Verne Daniel Hull, Jr. age 96 of Yankton, SD died Wednesday, May 20, 2020 at Avera Sister James Care Center, Yankton, SD.
Private Family Funeral Services will be 10:30 a.m. Monday, May 25, 2020 at the Opsahl-Kostel Funeral Home & Crematory, Yankton, SD with Rev. Jacqueline Hickox-Morgan officiating. Livestreaming of his service may be viewed on: https://www.facebook.com/opsahlkostel/live. Military Graveside Rites will be by the Ernest-Bowyer VFW Post #791 Honor Guard and the SDARNGHG.
He has gifted his body to USD Medical School, Vermillion, SD and will be buried in the Graceland Cemetery, Mitchell, SD after that study.
Drive-up window public visitation will be one hour prior to the service at the funeral home.
Online condolences may be sent: www.opsahl-kostelfuneralhome.com.
Verne Daniel Hull Jr. was born in St. Paul, Minnesota, on July 8, 1923. Shortly after his birth he was adopted by Verne Daniel Hull Sr. and his wife, Oma. To people with whom Verne Jr. was closest he always preferred to be addressed by his nickname, Danny. And this obituary will thus honor Danny’s wish. Danny’s adoptive parents lavished him with their love and affection and in the tough economic times of the 1930s raised Danny as an only child in Mitchell, South Dakota. Somewhat mediocre in school, Danny excelled as a highly motivated athlete. In basketball he especially found his niche both in high school and college, and as a semipro player. In his later years Danny found satisfaction in running road races and marathons, bicycling, and in playing tennis and table tennis. Though good at most sports, Danny enjoyed reading the classics and playing chess. Foremost, however, Danny liked pursuing upland game birds with his hunting dogs, either with friends or by himself
During World War Il Danny served with The Second Armored Division in Germany where he sustained major wounds from combat. An honorable discharge from the service led to Danny profiting from both the GI Bill and VA medical care. At this point some facts need to be highlighted. Though Danny had stirrings of the heart while in Europe during World War II, he nonetheless remained a lifelong bachelor. Subsequently, Danny pursued higher education at Dakota Wesleyan (South Dakota), Grinnell College (Iowa), The University of Syracuse (New York), Minot State Teachers College (North Dakota), The University of North Dakota, and The University of Nebraska (at Lincoln). When Danny finally got around to earning a living, he taught school at Tuttle (North Dakota), Ray (North Dakota), Mapleton (North Dakota), Fargo (North Dakota), Townsend (Montana), Prentice (Wisconsin) and, finally and for good, at Lexington (Nebraska), where he retired in 1987.
During his early years of teaching Danny coached all of the main sports. But Danny’s skin was much too thin to long endure the stress of competitive coaching. However, always having had an intellectual bent, Danny soon found equal satisfaction and pleasure as a history teacher, his outgoing personality warming to the role of showing to his students the link between the past and the present. Nevertheless, it should be mentioned that Danny could sometimes be somber and withdrawn.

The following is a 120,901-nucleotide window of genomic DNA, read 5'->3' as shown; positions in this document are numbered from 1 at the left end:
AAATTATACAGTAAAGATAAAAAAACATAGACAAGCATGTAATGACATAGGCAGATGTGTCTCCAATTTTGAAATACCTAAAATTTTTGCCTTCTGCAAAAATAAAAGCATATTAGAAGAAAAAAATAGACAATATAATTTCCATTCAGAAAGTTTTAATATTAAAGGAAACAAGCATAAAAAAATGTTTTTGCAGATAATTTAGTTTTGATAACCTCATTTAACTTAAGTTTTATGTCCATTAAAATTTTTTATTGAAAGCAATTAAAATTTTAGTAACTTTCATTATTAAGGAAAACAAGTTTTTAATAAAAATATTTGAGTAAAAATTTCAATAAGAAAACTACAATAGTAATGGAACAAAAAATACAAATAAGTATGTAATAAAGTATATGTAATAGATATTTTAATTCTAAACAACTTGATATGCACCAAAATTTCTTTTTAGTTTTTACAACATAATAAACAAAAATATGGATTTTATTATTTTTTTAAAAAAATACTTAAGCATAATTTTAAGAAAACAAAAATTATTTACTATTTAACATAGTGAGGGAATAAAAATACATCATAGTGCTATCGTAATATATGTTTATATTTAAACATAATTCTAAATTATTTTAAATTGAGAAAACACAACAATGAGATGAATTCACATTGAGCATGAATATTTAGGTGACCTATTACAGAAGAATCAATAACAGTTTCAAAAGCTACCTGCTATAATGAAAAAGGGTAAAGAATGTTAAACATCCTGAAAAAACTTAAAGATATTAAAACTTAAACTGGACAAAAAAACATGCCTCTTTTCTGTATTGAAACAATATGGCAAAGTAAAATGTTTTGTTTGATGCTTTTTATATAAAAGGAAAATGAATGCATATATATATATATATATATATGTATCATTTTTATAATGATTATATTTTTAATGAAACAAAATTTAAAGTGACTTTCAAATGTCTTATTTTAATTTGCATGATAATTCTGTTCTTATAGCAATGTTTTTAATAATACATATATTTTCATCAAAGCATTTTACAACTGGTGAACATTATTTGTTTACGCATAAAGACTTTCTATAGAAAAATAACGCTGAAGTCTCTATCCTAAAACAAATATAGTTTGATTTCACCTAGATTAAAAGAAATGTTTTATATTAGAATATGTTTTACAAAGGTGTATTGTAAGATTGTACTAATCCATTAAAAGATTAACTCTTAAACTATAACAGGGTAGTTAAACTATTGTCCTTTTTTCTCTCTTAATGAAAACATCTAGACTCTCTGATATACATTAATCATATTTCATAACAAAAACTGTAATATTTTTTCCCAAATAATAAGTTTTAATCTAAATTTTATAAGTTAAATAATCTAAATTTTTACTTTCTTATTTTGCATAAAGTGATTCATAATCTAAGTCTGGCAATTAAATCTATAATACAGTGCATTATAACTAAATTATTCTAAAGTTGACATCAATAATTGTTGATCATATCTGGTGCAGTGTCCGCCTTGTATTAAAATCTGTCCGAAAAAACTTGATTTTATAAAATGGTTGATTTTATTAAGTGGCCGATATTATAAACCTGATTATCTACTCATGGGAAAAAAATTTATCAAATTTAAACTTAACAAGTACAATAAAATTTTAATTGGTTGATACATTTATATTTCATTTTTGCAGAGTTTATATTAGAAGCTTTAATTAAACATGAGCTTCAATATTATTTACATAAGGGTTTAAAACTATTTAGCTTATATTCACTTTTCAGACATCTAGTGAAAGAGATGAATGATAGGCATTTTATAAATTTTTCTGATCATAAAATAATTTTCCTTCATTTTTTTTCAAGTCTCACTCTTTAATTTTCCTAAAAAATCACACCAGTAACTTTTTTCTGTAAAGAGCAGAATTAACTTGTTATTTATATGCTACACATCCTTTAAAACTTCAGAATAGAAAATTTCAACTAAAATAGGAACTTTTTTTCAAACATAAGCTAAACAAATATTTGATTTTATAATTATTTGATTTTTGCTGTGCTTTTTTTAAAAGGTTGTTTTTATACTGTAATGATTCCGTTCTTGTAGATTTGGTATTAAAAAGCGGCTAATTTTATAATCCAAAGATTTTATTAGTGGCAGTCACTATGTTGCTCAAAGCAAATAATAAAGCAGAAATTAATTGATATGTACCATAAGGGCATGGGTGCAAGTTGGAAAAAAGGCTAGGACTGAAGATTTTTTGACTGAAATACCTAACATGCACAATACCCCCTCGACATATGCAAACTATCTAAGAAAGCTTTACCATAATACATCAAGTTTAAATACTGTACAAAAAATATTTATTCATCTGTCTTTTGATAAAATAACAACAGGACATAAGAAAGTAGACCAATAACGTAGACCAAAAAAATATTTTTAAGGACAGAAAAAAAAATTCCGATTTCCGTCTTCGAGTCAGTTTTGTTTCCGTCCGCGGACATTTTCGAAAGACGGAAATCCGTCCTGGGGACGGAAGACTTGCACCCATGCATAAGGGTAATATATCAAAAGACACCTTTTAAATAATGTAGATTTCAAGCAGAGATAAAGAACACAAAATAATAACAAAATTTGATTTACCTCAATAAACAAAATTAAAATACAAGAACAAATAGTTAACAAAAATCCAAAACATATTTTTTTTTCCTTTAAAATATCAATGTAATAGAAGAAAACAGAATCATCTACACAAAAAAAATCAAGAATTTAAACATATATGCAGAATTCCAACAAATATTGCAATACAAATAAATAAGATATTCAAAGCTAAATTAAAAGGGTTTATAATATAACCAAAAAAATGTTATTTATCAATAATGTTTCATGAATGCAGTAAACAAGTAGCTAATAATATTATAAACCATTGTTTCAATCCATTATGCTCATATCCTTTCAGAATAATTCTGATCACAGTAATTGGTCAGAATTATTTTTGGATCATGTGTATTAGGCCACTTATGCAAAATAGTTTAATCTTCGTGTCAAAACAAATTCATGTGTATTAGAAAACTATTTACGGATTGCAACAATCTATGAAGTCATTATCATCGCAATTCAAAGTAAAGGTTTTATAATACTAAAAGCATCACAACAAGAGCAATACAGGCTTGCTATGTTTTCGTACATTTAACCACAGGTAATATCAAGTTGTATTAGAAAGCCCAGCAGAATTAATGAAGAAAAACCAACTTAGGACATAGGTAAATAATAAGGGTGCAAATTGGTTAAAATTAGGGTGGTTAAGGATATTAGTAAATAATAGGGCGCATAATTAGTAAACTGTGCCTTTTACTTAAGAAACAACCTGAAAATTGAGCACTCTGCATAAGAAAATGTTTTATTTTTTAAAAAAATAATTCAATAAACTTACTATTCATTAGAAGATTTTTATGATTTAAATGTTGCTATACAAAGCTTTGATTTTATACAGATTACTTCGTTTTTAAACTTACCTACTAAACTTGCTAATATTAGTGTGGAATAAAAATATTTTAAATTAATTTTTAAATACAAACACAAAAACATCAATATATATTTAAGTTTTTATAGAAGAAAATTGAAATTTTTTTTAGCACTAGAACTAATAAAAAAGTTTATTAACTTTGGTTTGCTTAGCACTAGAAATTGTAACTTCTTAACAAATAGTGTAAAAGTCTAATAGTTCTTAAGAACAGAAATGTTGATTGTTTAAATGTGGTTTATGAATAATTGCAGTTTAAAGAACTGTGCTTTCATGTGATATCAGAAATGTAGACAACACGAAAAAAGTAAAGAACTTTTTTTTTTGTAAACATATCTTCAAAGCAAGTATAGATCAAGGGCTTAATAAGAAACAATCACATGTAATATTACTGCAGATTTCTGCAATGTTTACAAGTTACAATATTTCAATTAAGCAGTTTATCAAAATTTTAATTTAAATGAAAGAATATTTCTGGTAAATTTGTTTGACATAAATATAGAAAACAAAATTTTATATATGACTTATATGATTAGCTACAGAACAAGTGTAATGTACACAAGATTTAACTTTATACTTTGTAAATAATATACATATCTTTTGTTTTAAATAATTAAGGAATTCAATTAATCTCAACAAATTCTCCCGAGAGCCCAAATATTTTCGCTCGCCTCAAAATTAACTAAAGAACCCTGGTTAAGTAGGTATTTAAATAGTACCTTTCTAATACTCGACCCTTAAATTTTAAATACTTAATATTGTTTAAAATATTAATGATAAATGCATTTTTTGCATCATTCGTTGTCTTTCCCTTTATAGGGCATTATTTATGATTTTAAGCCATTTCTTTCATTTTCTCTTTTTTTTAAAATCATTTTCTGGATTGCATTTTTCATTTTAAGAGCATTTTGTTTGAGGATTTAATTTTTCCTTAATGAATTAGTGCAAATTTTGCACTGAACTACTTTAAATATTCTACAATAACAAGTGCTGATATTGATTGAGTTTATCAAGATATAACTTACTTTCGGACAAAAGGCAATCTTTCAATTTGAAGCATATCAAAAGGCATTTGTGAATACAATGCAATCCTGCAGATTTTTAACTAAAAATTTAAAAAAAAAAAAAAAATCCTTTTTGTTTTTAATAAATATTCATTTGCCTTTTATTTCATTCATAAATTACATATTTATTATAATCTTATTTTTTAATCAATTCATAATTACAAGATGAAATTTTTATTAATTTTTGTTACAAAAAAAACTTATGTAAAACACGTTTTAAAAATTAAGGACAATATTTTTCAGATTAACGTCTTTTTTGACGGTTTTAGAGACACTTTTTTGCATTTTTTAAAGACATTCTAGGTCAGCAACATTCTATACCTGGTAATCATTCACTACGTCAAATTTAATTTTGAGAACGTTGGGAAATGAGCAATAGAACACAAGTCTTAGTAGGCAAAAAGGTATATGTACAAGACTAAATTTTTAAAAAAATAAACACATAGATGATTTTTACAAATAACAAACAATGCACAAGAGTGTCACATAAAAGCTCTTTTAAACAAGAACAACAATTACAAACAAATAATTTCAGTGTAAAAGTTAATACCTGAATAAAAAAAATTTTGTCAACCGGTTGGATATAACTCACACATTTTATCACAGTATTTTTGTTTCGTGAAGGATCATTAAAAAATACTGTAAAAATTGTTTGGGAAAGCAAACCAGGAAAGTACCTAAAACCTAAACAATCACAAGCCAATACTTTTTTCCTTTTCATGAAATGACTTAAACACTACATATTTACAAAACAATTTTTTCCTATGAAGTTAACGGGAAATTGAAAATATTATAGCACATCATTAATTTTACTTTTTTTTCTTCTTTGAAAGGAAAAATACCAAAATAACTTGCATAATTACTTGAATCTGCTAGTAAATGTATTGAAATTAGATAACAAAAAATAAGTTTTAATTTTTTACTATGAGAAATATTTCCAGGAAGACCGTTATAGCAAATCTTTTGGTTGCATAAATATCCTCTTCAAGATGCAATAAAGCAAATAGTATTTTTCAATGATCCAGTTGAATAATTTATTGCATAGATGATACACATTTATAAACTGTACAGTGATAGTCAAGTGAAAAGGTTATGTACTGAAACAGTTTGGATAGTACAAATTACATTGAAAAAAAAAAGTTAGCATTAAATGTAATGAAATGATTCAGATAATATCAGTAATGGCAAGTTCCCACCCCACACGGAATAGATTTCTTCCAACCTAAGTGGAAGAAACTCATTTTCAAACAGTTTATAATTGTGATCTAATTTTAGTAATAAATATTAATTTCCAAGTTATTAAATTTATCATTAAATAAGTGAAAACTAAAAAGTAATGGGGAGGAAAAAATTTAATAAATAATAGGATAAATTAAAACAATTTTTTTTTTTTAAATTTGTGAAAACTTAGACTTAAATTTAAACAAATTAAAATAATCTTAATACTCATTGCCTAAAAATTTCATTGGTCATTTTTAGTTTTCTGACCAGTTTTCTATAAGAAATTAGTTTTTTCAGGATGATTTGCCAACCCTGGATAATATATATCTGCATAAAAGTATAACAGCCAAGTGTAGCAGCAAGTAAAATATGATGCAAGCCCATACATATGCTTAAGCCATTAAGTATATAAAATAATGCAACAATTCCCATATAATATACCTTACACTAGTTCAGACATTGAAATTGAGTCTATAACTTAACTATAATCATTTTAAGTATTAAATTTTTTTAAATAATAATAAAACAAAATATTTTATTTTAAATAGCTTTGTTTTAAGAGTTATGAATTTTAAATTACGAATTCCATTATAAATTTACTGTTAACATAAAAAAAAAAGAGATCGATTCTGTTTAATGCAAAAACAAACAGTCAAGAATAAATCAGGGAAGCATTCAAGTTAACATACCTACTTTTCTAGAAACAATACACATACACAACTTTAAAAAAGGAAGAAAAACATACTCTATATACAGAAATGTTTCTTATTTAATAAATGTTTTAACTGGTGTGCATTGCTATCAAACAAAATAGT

Having long suppressed his curiosity about his origins, Danny waited until the deaths of his father and mother before initiating a quest for his biological parents. Eventually Danny found two who were his first cousins by birth, Ray Bain of Aberdeen, South Dakota, and Rosemary Calvin of Maple Grove, Minnesota. Rosemary in particular took it upon herself to compassionately and kindly reveal the nature of his background and birth. For this Danny remained forever grateful to Rosemary.
For a number of years Danny wintered at Alamogordo, New Mexico, living in his travel trailer; but after turning 80 years of age, Danny felt the time had come to live closer to relatives and chose to move to Yankton, South Dakota, to be near his step-brother, Roy Wilcox, and his step-sister, Marie Erickson.
Bird Dogs and their training became the big focus of Danny’s life. Danny wrote short stories and novels about dogs. He loved them. He anthropomorphized them both in his stories and in his feelings about dogs in general. To this end, Danny established a hunting dog training facility (Platte River Kennels) at Lexington. Many of his bird dogs satisfied Danny’s competitive spirit by being winners in a variety of field trials.
Danny was a life member of the Veterans of Foreign Wars (VFW), the Disabled American Veterans (DAV), and the Military Order of the Purple Heart (MOPH). Danny loved living in Yankton these past 17 years. He socialized, driving his car up to two years ago with his license plate, “Combat Wounded” and wearing his cap reading “Purple Heart.” He loved eating out and he was constantly greeted with “Thank You for Your Service.” He attended many Veteran recognition events and recently received the “Quilt of Valor.”
Survivors are his beloved dogs, “Rango” a 9-year-old German Shorthair Pointer and “Creamer’’ a 12-year-old Yellow Labrador Retriever. Sandy (Clyde) Wilcox and families of Egan, Minnesota, Marie and Gale Erickson and families of Gayville, South Dakota and Roy & Linda Wilcox & families of Yankton, South Dakota.
Yankton Press & Dakotan
May 22, 2020